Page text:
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Transcript
Adjustable-Gain Difference Amplifier
Circuit Measures Hundreds of Volts,
Rejects Large Common-Mode Signals
Laser wafer trimming provides resistor matching for commonmode rejection (CMR) of up to 86 dB minimum.
By Moshe Gerstenhaber and Michael O’Sullivan
A high common-mode difference amplifier, in a feedback loop with
an inverting op amp, is a useful aid for performing high-voltage
differential measurements up to 500 V.
Two common solutions to monitor power-line voltages or other
large signals—using low-voltage electronics—involve a highresistance voltage divider to attenuate the input, followed by an
op amp buffer (Figure 1a); or an inverting op amp with high input
resistance (Figure 1b). These methods have several shortcomings:
they are useful mainly for single-ended measurements, making
them prone to ground noise; they cannot reject common-mode
voltages; and the resistors dissipate different amounts of power,
leading to gain errors.
(2)
Capacitor C1 (100 nF), with resistor R2 (20 kΩ), provides loop
stability and sets the bandwidth at approximately 1 kHz.
VOUT
R
A highly useful application, shown in Figure 3, uses the AD629
and an op amp, such as the AD708,2 to provide adjustable gain. A
differential input signal is applied to difference amplifier A1, which
rejects any common-mode voltage on the input. The differential
input signal appears at the output with a gain of 1. The output
voltage is fed into the input of operational amplifier A2, which
is configured as a voltage inverter with a gain of –R2/R1. The
inverter’s output voltage is applied to the difference amplifier’s
reference pin (REF+). The voltage applied to this pin is multiplied
by a gain of 19, and is added to the output of A1. Solving for the
output of this negative feedback loop,
VIN
R/20
R/20
21.111kΩ
R
VOUT
VIN
–VDIFF/2
Figure 1. Single-ended measurements using op amps.
+VDIFF/2
A better way involves the use of a difference amplifier. The AD6291
unity-gain difference amp, shown in Figure 2, can reject extremely
high common-mode signals (up to 270 V with 15-V supplies).
To achieve this high common-mode voltage range, a precision
internal resistor divider attenuates the non-inverting signal by a
factor of 20. Other internal resistors restore the gain to provide
a differential gain of unity. The complete transfer function, with
reference inputs grounded, is
(1)
REF(–) 1
–IN 2
+IN 3
–VS 4
21.1kΩ
380kΩ
380kΩ
380kΩ
20kΩ
AD629
8
NC
7
+VS
6
OUTPUT
5
REF(+)
NC = NO CONNECT
Figure 2. Functional block diagram of the AD629
difference amplifier.
Analog Dialogue 43-12 Back Burner, December (2009)
380kΩ
380kΩ
VCOMMON
380kΩ
A1
AD629
OUTPUT
C1
C1
20kΩ
R2
R1
AD708
A2
Figure 3. Difference amplifier in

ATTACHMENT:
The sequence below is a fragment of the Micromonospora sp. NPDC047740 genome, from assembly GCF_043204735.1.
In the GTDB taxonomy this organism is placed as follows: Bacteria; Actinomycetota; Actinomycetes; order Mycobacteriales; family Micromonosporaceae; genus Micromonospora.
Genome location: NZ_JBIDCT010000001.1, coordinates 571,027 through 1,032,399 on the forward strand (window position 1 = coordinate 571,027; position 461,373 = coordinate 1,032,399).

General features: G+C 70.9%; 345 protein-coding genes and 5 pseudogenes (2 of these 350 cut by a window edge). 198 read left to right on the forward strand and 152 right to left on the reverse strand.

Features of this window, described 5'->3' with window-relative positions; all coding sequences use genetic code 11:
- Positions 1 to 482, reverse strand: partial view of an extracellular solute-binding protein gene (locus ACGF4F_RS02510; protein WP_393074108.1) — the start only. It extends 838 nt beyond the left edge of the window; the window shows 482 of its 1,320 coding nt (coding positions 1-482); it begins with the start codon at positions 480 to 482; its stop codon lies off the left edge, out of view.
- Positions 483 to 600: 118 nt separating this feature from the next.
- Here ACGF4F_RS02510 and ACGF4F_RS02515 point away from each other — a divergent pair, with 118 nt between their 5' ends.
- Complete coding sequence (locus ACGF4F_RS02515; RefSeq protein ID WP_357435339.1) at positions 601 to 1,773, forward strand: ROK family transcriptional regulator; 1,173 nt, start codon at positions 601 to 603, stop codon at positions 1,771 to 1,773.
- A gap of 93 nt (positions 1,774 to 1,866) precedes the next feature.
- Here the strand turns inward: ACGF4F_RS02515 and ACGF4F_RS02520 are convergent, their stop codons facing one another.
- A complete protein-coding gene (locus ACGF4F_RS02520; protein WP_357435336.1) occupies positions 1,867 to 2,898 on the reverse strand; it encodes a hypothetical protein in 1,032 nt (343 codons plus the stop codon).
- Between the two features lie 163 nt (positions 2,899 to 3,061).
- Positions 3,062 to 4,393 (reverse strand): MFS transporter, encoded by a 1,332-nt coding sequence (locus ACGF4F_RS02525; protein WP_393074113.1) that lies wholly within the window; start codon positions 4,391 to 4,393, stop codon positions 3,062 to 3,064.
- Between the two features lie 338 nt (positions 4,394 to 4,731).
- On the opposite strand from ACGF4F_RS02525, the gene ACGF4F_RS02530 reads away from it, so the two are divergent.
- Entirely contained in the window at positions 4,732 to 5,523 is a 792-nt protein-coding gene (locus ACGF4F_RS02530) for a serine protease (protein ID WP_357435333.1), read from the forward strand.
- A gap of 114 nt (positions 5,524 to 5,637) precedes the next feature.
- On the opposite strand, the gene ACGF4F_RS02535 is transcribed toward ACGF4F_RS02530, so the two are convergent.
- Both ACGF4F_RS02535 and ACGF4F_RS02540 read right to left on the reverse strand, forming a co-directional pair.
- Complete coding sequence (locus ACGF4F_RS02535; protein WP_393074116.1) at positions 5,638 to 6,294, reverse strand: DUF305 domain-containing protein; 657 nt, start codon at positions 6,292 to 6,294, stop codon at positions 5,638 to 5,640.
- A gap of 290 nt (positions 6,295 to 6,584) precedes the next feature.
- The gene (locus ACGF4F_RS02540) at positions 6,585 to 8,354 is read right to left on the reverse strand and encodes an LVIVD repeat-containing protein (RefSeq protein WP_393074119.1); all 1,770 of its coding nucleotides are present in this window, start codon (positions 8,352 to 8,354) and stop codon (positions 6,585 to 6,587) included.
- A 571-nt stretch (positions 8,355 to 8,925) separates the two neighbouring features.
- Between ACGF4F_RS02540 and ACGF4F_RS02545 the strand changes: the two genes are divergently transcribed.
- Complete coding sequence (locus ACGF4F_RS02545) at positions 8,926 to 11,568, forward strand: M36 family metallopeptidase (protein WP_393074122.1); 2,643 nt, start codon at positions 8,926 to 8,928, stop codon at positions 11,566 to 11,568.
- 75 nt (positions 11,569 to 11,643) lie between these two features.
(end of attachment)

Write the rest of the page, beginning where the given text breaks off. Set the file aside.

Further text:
adjustable-gain configuration.
The maximum differential signal that the circuit can handle is
limited by the output range of amplifiers A1 and A2. When R2/R1
is less than or equal to 1, amplifier A1’s output will saturate first.
With ±15-V supplies, the circuit can handle differential voltages
up to 520 V p-p. Systems with ±10-V or ±5-V supply voltages
can handle differential voltages up to 320 V p-p and 120 V p-p,
respectively. With ratio R2/R1 greater than 1 and an amplifier with
rail-to-rail output for A2, these ranges can be extended closer to
600 V p-p, 400 V p-p, and 200 V p-p.
Negative feedback around the loop helps to reduce the voltage
seen by the inputs of op amp A1. This means that the circuit has
the input range to reject large common-mode voltages, even in
the presence of large differential voltages.
www.analog.com/analogdialogue
1
Figure 4 shows two plots: in the first plot, a differential signal of
400 V p-p is measured using ±15 V supplies; in the second plot,
a 400-V p-p differential signal is measured in the presence of a
50-V common-mode voltage. As can be seen, this circuit allows
very large differential inputs; rejects common-mode voltages; and
allows the differential gain to be set by the ratio of resistors R2 and
R1, enabling the user to select the appropriate level of attenuation.
The resistors inside the difference amplifier are precision lasertrimmed and manufactured with low-drift thin film material, so
the system does not suffer from resistor self-heating errors.
OUTPUT 20V p-p 120Hz
1
References
1
www.analog.com/en/amplifiers-and-comparators/current-senseamplifiers/ad629/products/product.html
2
INPUT 400V p-p 120Hz
0V COMMON MODE
CH1 10V
CH2 100V
2
M4.00ms
250kS/s
A CH1
0.00V
4.0µs/pt
www.analog.com/en/amplifiers-and-comparators/operationalamplifiers-op-amps/ad708/products/product.html
Authors
OUTPUT 20V p-p 120Hz
Moshe Gerstenhaber [[email protected]
analog.com] is a Division Fellow at Analog
Devices. He began his career at ADI in 1978 and
has held various senior positions over the years in
manufacturing, product engineering, and product
design. Moshe is currently the design manager
of the Integrated Amplifier Products Group. He
has made significant contributions in the field of
amplifier design, especially very-high-precision specialty amplifiers
such as instrumentation and difference amplifiers.
1
2
INPUT 400V p-p 120Hz
50V COMMON MODE
CH1 10V
CH2 100V
M4.00ms
250kS/s
A CH1
0.00V
4.0µs/pt
Figure 4. 400-V p-p differential signal measured with 0-V and
50-V common-mode signal.
2
Michael O’Sullivan [[email protected]
analog.com] has worked at Analog Devices since
2004. Currently the product and test engineering
manager of the Integrated Amplifier Products
Group, he supports product characterization
and release of very-high-precision specialty
amplifiers; such as instrumentation and difference
amplifiers. Mike worked as a product engineer in
the semiconductor field for over 14 years.
Analog Dialogue 43-12 Back Burner, December (2009)